Straightforward and easy to read yet thorough and accurate, this book provides a complete overview of depression that describes the historical background of clinical depression, the various types of mood disorders, and their impact on the health and well-being of people and society. • Explains simply what depression is, what the causes are, what the symptoms look like, and what the best treatment options are • Provides up-to-date information based on current scholarly and clinical materials presented in a very clear and understandable presentation that is ideal for high school and undergraduate students as well as general readers
Depression is a major cause of morbidity throughout the world. This book brings together world leaders in research on depression, to discuss, for the first time, in an interdisciplinary setting, both classical and innovative ideas to understand this devastating disorder. It presents neurobiological, psychological, genetic and evolutionary models, with a particular emphasis on the mechanisms linking the brain to the endocrine and the immune systems, and thereforelinking depression to physical health.
Understanding the Sociology of Health continues to offer an easy to read introduction to sociological theories essential to understanding the current health climate. Up-to-date with key policy and research, and including case studies and exercises to critically engage the reader, this book shows how sociology can answer complex questions about health and illness, such as why health inequalities exist. To better help with your studies this book contains: · a global perspective with international examples; · a new chapter on health technologies; · online access to videos of the author discussing key topics as well as recommended further readings; · a glossary, chapter summaries and reflective questions to help you engage with the subject. Though aimed primarily at students on health and social care courses and professions allied to medicine, this textbook provides valuable insights for anyone interested in the social aspects of health.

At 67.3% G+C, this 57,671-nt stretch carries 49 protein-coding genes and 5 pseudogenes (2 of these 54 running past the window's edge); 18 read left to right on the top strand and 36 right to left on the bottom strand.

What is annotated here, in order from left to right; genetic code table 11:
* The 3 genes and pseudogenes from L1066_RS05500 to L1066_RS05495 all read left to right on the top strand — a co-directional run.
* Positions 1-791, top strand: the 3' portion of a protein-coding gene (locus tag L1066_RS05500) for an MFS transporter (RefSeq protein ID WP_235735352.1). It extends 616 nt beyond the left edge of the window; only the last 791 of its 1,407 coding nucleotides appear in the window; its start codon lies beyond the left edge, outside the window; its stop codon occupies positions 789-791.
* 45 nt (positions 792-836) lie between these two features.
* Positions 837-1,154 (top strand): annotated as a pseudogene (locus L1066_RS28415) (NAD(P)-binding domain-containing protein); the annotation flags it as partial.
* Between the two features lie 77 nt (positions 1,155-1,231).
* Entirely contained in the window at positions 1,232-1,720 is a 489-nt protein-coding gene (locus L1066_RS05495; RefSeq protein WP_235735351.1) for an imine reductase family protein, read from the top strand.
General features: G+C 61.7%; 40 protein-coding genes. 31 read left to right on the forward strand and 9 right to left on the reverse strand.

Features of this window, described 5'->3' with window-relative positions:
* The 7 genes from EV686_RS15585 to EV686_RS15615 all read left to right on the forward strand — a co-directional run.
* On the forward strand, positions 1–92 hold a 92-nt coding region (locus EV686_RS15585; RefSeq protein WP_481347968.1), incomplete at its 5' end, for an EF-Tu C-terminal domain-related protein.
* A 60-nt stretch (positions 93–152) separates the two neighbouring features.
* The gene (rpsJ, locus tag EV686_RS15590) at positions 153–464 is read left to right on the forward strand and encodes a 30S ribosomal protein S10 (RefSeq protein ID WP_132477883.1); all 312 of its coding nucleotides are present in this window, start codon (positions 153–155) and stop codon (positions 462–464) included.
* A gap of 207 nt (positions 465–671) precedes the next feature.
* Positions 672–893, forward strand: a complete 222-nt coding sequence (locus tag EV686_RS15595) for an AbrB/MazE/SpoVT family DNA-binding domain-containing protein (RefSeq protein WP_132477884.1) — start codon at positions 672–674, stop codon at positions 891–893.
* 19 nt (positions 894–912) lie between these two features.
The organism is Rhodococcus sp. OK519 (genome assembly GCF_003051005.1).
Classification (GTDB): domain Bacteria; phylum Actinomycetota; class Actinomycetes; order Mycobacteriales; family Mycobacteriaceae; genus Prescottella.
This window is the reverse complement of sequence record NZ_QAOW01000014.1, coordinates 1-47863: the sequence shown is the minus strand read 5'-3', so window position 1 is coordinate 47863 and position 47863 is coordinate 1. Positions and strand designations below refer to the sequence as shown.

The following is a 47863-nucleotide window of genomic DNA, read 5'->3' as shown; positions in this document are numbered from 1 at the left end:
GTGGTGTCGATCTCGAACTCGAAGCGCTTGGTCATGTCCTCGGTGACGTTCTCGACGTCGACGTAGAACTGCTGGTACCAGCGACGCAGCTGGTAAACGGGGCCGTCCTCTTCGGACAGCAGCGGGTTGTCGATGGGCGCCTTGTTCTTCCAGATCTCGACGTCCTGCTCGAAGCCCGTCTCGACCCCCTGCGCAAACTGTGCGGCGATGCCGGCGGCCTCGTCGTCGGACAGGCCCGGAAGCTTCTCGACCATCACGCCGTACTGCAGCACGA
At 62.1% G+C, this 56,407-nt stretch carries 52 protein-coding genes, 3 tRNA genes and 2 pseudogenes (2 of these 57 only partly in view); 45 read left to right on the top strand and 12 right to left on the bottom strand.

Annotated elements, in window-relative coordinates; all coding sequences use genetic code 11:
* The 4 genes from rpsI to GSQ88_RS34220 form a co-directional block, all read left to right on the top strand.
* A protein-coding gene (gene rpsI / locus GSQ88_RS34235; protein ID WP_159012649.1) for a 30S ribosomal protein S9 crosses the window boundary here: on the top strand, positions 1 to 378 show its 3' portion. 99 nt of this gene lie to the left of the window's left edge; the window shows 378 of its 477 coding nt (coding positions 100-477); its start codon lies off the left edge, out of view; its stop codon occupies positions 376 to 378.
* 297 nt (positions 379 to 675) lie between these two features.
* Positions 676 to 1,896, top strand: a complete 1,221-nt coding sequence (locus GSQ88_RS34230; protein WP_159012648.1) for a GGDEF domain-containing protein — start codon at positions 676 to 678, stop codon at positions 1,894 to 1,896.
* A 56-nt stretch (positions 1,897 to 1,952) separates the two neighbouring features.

After nearly a year of debate, in March 2010, Congress passed and the president signed the Patient Protection and Affordable Care Act to reform the U.S. health care system. The most significant social legislation since the civil rights legislation and the creation of Medicare and Medicaid, the bill’s passage has been met with great controversy. Political pundits, politicians, health care economists, and policy analysts have filled the airwaves and the lay press with their opinions, but little has been heard from those who have the most invested in health care delivery reform—patients and their doctors. Understanding Health Care Reform: Bridging the Gap Between Myth and Reality provides readers with the information to make informed decisions and to help counter the bias of political pundits and the influence of the for-profit health care industry. The author introduces readers to a group of dedicated doctors, administrators, and patients whose experiences illustrate the strengths and weaknesses of the health care reform legislation. He also shares his own experiences as both a physician and a patient. The book puts the health care reform legislation in perspective by exploring ten critical areas: The private insurance industry Medicare and Medicaid The elimination of waste caused by overutilization, high administrative fees, and fraud Disease prevention and wellness programs Care for the underserved—the health care "safety net" Quality of care The impending workforce shortage Comparative-effectiveness research to compare treatments Changes in the way medicine is practiced Tort reform Describing the reform act as the foundation and framing of a house, it outlines what doctors, patients, and families must focus on as states, the federal government, and the courts craft this legislation over time. The author cuts through the political rhetoric to address the core question: how do we preserve our ability to provide the best possible care for patients and fulfill our societal mission of providing care for our citizens independent of their financial means? Focusing on strengths and weaknesses, rather than what is right or wrong, he encourages readers to think creatively about their role in establishing a better system of health care in America.